In one case, no payment for the produce was made to the beneficiaries, who the agribusiness partner treated as mere employees and paid below the minimum wage.

"No details were ever given about being a beneficiary," a worker at this farm told the researchers. "We just see ourselves as labourers ... we have never been visited by, nor contacted by, a government person about land reform or our status as beneficiaries. We are just here, suffering."

In some cases the way in which these strategic partnership deals have been structured suggests collusion between agribusinesses and officials, say the researchers, citing examples where leases have been concluded directly with the strategic partners, bypassing the beneficiaries entirely.

"Such cases ... draw into question whether state funds for redistribution are being used to provide (white) agribusinesses with cheap or free access to land in the name of redistributing land to (black) rural people," they conclude.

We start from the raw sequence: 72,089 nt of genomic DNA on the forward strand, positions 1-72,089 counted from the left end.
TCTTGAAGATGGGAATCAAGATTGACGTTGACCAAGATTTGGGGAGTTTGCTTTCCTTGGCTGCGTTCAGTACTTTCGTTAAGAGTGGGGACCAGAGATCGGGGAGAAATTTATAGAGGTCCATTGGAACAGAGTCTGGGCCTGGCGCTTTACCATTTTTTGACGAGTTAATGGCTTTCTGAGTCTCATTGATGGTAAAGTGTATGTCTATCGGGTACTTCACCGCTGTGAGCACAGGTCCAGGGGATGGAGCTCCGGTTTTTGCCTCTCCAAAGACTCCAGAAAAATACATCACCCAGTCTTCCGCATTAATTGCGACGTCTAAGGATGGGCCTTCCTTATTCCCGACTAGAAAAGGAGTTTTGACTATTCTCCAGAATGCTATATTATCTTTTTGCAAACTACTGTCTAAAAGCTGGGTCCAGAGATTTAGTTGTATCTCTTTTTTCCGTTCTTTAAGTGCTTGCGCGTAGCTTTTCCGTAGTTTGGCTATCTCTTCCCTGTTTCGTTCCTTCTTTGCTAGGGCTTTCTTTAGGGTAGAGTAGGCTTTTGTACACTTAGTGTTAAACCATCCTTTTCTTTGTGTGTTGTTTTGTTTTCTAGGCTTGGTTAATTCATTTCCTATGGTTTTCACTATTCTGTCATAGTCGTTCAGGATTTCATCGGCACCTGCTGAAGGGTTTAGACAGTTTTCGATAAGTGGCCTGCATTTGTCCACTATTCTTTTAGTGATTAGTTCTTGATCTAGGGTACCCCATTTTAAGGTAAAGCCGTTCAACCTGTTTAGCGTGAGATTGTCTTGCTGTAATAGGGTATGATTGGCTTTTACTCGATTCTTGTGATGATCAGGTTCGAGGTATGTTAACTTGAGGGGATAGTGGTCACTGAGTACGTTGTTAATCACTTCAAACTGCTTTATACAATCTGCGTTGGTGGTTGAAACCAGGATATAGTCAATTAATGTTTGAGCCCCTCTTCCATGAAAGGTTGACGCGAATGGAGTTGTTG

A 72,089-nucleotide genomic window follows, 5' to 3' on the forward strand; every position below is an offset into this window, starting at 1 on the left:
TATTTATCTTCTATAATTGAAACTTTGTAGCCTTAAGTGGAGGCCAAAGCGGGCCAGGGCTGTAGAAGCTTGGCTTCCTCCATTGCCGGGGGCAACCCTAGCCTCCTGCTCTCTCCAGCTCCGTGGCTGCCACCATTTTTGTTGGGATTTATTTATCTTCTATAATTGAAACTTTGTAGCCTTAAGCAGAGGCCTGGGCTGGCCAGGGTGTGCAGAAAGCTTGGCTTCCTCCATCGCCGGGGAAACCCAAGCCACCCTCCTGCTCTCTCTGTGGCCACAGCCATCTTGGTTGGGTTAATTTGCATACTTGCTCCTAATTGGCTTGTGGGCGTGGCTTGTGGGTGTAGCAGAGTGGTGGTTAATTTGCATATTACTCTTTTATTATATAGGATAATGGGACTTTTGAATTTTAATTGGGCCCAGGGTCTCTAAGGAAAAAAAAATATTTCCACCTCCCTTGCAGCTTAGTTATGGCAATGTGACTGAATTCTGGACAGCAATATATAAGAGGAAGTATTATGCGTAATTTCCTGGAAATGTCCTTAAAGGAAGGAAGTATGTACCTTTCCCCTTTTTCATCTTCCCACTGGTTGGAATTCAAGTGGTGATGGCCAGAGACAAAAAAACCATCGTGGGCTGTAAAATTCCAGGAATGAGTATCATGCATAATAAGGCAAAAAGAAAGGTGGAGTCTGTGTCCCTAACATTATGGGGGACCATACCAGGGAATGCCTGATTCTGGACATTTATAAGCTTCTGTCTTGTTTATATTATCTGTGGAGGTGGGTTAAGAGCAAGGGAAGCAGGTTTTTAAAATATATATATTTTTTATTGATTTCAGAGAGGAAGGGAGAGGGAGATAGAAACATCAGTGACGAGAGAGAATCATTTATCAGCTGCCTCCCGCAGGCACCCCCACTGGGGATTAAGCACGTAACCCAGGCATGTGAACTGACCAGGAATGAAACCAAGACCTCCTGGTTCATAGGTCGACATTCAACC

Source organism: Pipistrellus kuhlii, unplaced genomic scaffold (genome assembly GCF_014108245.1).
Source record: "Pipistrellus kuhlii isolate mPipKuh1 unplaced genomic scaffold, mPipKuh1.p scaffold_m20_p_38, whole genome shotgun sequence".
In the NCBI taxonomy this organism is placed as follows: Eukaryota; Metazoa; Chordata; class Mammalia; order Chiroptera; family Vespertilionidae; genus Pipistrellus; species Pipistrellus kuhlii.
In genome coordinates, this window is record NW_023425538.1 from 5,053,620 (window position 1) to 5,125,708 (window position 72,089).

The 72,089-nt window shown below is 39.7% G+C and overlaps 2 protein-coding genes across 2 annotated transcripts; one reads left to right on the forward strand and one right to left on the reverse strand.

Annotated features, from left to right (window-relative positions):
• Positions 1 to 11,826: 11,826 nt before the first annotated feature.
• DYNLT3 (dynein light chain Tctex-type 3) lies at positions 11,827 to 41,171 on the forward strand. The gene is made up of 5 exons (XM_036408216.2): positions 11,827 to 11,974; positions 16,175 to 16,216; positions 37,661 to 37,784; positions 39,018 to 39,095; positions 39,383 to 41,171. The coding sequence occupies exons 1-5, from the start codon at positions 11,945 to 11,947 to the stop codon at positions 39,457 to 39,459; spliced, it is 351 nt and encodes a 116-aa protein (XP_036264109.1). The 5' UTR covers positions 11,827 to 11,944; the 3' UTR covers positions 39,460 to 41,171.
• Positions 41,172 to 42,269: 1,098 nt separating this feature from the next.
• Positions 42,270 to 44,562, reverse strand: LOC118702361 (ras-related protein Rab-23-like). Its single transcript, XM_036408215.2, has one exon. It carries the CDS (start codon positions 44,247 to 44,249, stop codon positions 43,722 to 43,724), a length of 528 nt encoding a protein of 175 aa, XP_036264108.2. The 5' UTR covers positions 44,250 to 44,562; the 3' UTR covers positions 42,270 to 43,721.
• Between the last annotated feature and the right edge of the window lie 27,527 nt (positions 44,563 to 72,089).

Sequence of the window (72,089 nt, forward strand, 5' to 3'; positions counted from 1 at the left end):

In short, land reform has become so contorted that it fails to achieve tenure security, poverty reduction, gender equity or sustainable land use. Nor is it creating a smallholder class of black commercial farmers, which was one of its original goals.

"Elite white companies and black urban businesspeople are benefiting while the state is making it impossible for poor farm workers and small-scale emerging farmers to benefit from land reform," says Hall. "But without redistribution of power and wealth to those who are the ostensible beneficiaries, is it even land reform?"

On closer analysis, it seems few black urban businesspeople may be benefiting either because, without signed leases, they cannot access state farm-support services or raise the capital to work the farms.